Oklahoma City Takes on Teacher Pay
OKLAHOMA CITY - Oklahoma City councilman Ed Shadid hand-delivered a 16,000 signature strong petition to the Oklahoma City clerk this afternoon. The group is asking to put teacher pay back on the ballot but this time, at a local level.
You might remember State Ballot Question 779. It asked for a statewide, permanent penny sales tax and failed last year. This go around, Oklahoma City residents gathered enough signatures to request a new city ballot. This measure would add a half percent, temporary income tax on the adjusted income of those living only in Oklahoma City. This tax innovation has not been previously used in Oklahoma according to Shadid, who adds every other state in America has previously used this method as a source of income.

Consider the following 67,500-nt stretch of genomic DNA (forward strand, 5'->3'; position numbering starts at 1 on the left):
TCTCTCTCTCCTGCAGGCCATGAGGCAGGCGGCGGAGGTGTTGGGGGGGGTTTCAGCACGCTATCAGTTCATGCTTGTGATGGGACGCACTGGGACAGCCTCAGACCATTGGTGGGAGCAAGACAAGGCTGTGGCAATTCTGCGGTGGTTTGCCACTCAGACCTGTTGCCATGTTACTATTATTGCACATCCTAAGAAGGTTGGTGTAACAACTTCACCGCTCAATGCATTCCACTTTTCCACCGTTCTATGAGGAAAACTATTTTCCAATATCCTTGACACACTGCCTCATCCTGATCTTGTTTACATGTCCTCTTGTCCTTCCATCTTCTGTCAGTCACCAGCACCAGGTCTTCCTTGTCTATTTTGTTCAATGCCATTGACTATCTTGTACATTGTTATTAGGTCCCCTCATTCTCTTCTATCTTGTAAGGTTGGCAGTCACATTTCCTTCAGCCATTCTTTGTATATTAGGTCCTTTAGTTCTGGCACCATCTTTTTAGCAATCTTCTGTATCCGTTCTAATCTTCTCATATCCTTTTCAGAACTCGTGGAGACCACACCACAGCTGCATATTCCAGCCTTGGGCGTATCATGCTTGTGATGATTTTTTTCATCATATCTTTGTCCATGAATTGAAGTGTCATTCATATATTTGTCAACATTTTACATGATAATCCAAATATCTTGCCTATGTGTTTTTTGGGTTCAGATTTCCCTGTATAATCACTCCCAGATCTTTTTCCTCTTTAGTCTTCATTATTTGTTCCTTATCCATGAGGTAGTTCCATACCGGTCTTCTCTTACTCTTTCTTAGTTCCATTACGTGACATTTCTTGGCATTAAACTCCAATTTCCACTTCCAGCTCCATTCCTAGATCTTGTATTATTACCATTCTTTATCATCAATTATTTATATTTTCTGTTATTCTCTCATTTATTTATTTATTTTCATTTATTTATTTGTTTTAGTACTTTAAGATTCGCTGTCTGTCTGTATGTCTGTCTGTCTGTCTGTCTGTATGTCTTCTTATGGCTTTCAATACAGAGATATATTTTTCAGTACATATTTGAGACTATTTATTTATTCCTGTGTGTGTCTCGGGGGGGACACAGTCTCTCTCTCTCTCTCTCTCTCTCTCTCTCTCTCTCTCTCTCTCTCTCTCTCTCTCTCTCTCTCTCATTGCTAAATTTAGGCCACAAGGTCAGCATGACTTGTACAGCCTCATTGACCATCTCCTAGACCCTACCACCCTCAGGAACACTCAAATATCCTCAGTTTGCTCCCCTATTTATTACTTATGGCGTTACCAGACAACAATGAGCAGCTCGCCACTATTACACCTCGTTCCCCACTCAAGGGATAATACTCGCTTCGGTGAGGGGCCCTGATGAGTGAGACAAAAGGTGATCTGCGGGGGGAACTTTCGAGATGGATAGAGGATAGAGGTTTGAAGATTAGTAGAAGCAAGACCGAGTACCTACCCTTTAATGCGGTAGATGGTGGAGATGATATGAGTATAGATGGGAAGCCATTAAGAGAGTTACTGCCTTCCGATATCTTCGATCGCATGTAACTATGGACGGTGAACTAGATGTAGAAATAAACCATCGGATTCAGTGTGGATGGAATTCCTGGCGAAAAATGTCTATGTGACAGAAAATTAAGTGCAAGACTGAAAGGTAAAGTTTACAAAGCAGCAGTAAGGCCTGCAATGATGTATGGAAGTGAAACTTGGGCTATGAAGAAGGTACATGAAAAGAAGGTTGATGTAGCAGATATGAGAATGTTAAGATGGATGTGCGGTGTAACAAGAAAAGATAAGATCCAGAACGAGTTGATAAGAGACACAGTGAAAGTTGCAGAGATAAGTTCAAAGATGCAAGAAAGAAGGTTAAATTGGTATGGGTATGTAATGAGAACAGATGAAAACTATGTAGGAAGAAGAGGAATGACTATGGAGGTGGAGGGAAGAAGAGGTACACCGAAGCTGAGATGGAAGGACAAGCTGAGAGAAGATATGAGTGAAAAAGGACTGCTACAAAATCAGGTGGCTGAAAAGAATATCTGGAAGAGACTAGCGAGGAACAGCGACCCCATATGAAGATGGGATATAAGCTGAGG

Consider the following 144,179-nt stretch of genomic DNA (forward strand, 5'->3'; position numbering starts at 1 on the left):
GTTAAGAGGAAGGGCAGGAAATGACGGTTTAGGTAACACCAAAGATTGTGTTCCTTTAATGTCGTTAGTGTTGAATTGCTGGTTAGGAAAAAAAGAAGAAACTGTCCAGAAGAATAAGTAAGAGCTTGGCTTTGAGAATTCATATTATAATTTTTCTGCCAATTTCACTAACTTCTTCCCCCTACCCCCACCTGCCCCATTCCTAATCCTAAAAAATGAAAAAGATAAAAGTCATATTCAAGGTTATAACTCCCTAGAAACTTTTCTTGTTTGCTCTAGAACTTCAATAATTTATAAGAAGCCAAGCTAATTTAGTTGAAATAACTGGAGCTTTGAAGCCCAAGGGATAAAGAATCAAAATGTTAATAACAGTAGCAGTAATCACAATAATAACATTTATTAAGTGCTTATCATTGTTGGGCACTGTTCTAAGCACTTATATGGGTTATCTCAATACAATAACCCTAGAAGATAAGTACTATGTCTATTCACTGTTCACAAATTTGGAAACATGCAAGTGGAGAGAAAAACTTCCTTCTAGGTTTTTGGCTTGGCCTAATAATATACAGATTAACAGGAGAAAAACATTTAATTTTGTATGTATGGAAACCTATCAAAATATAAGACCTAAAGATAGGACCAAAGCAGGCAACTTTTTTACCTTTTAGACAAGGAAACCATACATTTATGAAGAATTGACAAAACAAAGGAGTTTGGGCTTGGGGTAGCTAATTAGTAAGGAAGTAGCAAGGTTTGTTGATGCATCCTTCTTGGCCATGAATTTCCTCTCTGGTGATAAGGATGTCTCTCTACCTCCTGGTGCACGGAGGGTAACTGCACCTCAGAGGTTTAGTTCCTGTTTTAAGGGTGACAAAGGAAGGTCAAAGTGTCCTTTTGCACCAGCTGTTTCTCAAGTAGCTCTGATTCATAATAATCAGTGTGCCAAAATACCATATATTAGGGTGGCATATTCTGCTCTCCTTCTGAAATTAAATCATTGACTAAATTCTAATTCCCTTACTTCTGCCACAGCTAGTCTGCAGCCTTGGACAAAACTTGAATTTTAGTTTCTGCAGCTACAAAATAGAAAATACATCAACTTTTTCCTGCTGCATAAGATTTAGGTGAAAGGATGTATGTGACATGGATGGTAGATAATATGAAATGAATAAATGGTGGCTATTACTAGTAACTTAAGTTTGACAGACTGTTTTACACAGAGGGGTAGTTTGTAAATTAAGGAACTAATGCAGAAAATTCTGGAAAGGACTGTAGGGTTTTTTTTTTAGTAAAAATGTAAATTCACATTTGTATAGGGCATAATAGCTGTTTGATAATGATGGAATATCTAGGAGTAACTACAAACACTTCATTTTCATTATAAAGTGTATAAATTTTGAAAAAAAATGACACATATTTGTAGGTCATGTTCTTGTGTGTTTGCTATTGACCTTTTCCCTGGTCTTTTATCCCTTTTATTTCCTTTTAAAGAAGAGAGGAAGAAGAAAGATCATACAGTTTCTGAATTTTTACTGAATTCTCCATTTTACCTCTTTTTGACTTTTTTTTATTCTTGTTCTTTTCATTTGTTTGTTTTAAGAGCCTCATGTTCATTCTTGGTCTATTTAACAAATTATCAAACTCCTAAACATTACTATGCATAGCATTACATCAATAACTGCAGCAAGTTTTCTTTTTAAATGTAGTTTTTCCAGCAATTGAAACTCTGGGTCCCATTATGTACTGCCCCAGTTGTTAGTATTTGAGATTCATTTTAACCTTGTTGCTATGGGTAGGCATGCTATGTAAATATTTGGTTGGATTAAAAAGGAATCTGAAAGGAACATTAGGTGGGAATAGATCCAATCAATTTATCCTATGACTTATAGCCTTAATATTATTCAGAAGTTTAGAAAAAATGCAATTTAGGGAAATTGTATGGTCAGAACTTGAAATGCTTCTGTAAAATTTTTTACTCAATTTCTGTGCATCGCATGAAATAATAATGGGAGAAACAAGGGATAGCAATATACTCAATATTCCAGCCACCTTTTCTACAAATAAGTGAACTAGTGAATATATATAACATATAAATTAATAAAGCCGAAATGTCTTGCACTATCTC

"A unique experiment that Oklahoma City has done is the temporary tax,” says councilman Shadid, "where we go to voters, we ask, we try something for a few years and see how it works out."
The city clerk will spend the next 10 days validating those signatures, and once the petition goes to the mayor and city council, it could appear on the next ballot as early as April 3.
The funding would serve 20 districts in Oklahoma City, with the largest chunk going to OKC Public Schools. Because of that, it’s not clear at this time how much would go to each individual teacher or support staff member as a raise, according to Shadid. Though, the councilman says, none of this money will go to administrators.
"You have record amounts of emergency certifications," he says. "You have teachers leaving Oklahoma City schools for surrounding states."
He continues, this gives the power to the people of Oklahoma City to decide if they want to give educators a raise, and by opening this new type of local tax, other schools in the state also have the chance to give their teachers a raise.
They simply have to get the signatures first.
Shadid says so far, he has not been met with opposition but plans on releasing more on this petition at a later date.